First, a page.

* Parshat Mikeitz is always read during Chanukah. In it we read about Yosef’s rise to glory in the land of Egypt and we also learn about his marriage and family. The Torah relates that “Yosef called the name of the firstborn Menasheh: for G‑d has made me forget all my toil and my entire father’s house. The second one he called Ephraim: for G‑d has made me fruitful in the land of my suffering” (Bereishit 41:51-52).

Now we can easily understand the reasoning for naming a son “Ephraim.” But that the righteous Yosef should express happiness and gratefulness for forgetting his father’s house is very puzzling. Why would Yosef be happy and content for forgetting the home of Yaakov and its spiritual ambiance?

A visitor once entered a presumably kosher restaurant. Unimpressed with the religiosity of the personnel, he began to inquire about the kashrut standards. The proprietor confidently pointed to a picture on the wall of a Jew with a long beard and peiyot. He said to the visitor: “You see that man up there? He was my father!” The visitor replied: “If you were hanging on the wall, and your father was behind the counter, I would not ask any questions. But since your father is hanging on the wall, and you are behind the counter, I have good reason to question the kashrut.”

There are many whose only attachment to Yiddishkeit is through nostalgia. They remember their mother’s lighting candles, they recall the long beards and peiyot of their fathers, and they reminisce about their parents’ Shabbat table. They proudly tell their children about it, but unfortunately they do not emulate or practice this way of life themselves.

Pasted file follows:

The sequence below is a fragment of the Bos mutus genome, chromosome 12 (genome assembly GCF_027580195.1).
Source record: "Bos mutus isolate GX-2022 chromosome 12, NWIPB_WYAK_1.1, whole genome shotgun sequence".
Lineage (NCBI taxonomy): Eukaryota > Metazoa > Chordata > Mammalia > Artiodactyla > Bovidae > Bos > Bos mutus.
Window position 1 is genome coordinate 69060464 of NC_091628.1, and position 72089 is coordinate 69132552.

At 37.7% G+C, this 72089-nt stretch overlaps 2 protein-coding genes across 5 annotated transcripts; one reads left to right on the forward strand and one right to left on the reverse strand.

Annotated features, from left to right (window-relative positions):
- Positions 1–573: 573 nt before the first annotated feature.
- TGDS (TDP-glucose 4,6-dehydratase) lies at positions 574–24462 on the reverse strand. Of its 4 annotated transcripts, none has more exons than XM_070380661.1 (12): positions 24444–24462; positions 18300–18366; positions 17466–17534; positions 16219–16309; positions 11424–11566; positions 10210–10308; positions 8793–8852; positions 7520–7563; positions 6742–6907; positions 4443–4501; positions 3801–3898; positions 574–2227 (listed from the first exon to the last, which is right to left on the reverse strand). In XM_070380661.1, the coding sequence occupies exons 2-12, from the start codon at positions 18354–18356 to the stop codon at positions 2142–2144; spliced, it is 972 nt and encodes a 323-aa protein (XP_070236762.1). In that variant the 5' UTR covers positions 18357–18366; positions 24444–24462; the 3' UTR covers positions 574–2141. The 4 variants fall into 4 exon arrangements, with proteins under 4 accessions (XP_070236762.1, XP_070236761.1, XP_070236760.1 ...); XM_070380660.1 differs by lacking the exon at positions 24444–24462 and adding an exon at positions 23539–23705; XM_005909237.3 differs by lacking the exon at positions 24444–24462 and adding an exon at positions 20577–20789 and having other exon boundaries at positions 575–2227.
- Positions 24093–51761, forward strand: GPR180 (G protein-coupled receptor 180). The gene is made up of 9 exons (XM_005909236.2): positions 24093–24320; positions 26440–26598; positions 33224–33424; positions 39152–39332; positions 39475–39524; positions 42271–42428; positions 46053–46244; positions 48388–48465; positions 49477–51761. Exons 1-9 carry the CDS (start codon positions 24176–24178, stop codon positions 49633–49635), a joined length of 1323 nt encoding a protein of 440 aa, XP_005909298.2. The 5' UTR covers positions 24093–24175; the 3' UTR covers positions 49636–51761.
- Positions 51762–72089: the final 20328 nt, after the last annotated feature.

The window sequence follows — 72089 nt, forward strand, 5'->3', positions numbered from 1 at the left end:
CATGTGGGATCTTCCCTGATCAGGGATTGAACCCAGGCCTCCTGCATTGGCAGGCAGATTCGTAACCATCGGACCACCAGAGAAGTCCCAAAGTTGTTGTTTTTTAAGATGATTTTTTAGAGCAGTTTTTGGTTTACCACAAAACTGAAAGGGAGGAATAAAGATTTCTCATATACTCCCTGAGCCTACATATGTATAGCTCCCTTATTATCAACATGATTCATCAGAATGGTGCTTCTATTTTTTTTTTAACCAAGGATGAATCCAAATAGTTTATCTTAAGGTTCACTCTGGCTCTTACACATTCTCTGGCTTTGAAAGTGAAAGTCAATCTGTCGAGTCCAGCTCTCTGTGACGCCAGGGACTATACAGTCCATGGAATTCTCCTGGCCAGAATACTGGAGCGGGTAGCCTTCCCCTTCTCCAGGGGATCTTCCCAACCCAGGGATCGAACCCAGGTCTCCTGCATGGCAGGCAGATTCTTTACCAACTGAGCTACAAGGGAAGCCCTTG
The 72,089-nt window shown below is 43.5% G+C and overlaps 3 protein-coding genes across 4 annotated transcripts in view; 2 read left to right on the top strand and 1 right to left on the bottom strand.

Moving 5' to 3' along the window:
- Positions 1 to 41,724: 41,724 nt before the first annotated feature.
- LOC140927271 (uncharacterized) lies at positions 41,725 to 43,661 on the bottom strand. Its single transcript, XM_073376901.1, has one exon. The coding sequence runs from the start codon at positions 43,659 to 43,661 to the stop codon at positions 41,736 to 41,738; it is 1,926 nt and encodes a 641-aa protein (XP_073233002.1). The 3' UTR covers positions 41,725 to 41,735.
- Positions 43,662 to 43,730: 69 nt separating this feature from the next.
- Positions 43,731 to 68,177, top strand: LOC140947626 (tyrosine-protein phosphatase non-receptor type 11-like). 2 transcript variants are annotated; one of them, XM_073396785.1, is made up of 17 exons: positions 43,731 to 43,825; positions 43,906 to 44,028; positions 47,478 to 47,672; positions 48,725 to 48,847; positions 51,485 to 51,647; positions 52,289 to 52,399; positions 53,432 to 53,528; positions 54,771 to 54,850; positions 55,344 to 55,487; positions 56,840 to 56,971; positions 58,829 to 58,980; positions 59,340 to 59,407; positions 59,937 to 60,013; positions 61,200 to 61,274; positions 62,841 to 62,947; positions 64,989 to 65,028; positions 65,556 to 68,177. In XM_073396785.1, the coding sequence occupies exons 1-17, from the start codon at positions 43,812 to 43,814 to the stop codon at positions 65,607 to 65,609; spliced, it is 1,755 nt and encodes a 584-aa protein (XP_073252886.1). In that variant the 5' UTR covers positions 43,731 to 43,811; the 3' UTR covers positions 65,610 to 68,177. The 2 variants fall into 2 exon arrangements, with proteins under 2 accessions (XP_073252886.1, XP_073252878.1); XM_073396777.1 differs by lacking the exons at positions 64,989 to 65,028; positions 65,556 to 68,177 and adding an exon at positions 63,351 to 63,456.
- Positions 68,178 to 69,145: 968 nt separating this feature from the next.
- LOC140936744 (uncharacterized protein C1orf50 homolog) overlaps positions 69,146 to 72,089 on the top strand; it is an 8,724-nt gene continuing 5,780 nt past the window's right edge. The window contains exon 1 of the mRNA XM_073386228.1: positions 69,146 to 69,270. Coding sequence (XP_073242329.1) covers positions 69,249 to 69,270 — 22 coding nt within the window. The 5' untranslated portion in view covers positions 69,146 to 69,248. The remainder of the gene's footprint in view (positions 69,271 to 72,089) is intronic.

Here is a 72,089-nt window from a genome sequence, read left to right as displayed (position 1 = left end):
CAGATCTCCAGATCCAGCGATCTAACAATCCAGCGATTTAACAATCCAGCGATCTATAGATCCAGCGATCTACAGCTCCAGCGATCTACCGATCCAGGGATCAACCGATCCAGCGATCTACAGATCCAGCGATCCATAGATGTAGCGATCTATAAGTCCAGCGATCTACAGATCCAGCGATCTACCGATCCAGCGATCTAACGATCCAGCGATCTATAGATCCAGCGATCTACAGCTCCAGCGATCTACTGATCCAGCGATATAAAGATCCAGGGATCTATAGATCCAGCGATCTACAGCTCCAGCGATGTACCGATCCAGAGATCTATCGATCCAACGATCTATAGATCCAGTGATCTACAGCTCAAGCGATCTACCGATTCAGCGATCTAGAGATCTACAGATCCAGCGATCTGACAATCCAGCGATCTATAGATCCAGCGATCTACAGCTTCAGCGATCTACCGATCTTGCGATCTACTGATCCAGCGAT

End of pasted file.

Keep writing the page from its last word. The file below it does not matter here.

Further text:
Living among the Egyptians, Yosef was in danger of becoming totally assimilated in the society of the upper class. Fortunately, he remained tenacious in his Torah observance. Thus, it was unnecessary for him to tell his children about his parents’ observance. He conducted his home exactly the same way as his father had done and was able to “forget” his father’s house. When Yosef spoke to his children about Torah and Yiddishkeit, he did not have to suffice with reminiscing nostalgically about what went on in his father’s house. Rather he was able to show his family his own home as a living example. It was a place where Torah study is in full vibrancy and mitzvot are a daily way of life.

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In Pirkei Avot (6:8), Rabbi Shimon ben Yehudah states in the name of Rabbi Shimon ben Yochai that “children are something which is pleasing for the righteous and pleasing for the world.” He supports this with proof from what King Shlomo said “Ateret zekeinim b’nei banim, v’tiferet banim avotam” — “Grandchildren are the crown of the aged, and the glory of children are their fathers” (Proverbs 17:6).

To prove that “banim” — “children” — are pleasing for the righteous it is sufficient to just state the first part of the pasuk, “Grandchildren are the crown of the aged.” Why is it necessary to also quote the conclusion of the pasuk, “the glory of children are their fathers”?

Not always are the grandchildren the crown of the aged. Unfortunately, there are grandparents who are very disappointed with their grandchildren’s alienation from Torah and mitzvot. For instance, how sad is it to grandparents when they know that they cannot eat at their grandchild’s home because it is not kosher.

Thus, the Beraita is teaching that when tiferet banim avotom” — “the glory of children are their fathers” — i.e. they are proud of their fathers who are strictly observant Jews and all their endeavors are to emulate them. Only then is it that “ateret zekeinim b’nei banim” — “grandchildren are the crown of the aged.” To the grandparents who merited living to see this nachas, the grandchildren are a crown which they love and cherish immensely.